Insight, Landscape Design, Outdoor Living
Finishing Touches on Your Perfect Space
When it comes to shaping space, furniture placement is as important as any other element of a design. I have seen many a design that was done without the furniture on the plan, and that is exactly why it did not work once the chairs and tables were introduced.
In many cases, the plan doesn’t incorporate enough space to support the number of guests the family actually plans to invite, nor the traffic flow required to get people through the area without tripping over each other.
Before I begin designing a space, I always ask my clients how many people will be using the space. Their answers tell me the number of furniture pieces required, which helps determine how much decking is needed and how much space to allow for free movement between areas of the yard. Form follows function.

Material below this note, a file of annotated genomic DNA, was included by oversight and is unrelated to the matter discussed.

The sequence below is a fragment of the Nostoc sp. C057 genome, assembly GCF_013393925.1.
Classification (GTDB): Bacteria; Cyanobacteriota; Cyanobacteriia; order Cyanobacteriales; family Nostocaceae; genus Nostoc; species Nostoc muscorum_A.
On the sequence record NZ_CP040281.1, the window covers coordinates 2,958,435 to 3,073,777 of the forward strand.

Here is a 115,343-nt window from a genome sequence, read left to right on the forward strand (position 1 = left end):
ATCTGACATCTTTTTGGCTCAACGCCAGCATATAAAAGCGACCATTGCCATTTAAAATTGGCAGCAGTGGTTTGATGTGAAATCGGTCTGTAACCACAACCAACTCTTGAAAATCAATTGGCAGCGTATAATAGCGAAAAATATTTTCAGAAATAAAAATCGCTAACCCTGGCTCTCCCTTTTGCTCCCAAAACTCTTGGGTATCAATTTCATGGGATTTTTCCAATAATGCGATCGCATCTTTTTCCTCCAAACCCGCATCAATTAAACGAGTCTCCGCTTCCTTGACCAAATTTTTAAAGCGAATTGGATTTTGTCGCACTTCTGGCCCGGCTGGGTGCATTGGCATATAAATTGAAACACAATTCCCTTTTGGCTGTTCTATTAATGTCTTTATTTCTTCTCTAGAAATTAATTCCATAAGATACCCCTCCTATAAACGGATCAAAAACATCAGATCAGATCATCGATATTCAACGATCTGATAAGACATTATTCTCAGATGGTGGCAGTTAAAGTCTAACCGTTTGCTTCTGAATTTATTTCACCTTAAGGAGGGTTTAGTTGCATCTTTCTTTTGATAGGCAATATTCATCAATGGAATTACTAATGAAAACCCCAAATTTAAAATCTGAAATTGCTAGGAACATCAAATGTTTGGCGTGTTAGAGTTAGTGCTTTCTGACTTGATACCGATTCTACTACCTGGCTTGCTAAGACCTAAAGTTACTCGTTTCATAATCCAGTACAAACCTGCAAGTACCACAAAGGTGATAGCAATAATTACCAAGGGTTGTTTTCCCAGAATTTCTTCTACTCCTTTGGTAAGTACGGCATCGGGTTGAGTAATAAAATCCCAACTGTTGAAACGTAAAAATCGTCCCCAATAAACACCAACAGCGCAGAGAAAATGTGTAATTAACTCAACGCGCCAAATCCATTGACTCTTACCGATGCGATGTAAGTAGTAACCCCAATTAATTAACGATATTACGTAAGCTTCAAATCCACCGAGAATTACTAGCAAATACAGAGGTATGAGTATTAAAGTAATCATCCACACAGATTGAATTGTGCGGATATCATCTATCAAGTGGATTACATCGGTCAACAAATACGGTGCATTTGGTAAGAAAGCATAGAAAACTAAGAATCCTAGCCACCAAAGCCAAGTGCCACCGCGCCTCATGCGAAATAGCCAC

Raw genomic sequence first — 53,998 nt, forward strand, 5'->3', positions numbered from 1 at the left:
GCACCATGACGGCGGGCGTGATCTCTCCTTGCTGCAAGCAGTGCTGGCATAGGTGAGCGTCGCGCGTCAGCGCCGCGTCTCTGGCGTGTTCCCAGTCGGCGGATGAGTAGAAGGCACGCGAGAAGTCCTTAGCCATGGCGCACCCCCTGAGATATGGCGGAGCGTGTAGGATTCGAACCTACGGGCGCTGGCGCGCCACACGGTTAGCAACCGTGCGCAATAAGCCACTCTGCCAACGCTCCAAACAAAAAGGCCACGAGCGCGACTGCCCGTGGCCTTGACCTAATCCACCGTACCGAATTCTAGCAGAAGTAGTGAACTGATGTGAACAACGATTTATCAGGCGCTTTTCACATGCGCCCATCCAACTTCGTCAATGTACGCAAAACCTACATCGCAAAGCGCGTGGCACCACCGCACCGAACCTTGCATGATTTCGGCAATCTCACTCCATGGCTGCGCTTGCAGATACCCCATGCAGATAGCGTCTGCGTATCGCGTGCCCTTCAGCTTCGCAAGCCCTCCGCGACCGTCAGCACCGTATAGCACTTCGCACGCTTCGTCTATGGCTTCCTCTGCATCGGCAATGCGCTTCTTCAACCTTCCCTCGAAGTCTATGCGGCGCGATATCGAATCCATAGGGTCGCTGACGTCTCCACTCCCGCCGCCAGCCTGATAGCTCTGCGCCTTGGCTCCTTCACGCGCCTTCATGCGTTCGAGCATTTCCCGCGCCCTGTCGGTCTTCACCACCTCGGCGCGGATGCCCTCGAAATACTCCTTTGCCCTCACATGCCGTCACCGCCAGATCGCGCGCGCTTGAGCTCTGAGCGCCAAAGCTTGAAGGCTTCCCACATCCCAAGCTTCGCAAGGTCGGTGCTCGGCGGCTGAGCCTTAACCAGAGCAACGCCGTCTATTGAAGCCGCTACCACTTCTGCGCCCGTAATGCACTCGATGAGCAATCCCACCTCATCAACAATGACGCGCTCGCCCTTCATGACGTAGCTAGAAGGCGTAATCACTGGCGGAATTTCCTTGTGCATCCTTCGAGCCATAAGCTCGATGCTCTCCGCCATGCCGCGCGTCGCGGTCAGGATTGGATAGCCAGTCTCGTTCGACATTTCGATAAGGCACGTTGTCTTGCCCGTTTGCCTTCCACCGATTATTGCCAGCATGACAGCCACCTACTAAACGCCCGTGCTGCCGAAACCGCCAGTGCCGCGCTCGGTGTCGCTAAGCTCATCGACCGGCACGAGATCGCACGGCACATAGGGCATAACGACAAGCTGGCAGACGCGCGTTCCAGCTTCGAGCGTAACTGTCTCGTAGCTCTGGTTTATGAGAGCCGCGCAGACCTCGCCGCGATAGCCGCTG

The orientation of furniture in a space dictates its functionality as well. Furniture should be arranged such that it faces toward those entering the area, or angled in that general direction. This creates a feeling of reception. If you were to walk up to a group seated in a space and they were turned away from you, it would seem as if they were giving you the cold shoulder.
In selecting furniture, its transparency strongly influences how its mass will appear within a space. In a small area, a table made of transparent materials, or with openings such as wrought iron, will be functional without being overpowering. In a large, open area, the same furniture might need to be bulked up, with thick wooden frames and bulky cushions, to have the mass needed to create a presence in the scene.
Bench seating can follow the same guideline. A bench without a back has a much lower profile and will reveal and emphasize its background, while one with a backrest and more mass will be a potential focal point and an inviting feature to approach, in and of itself.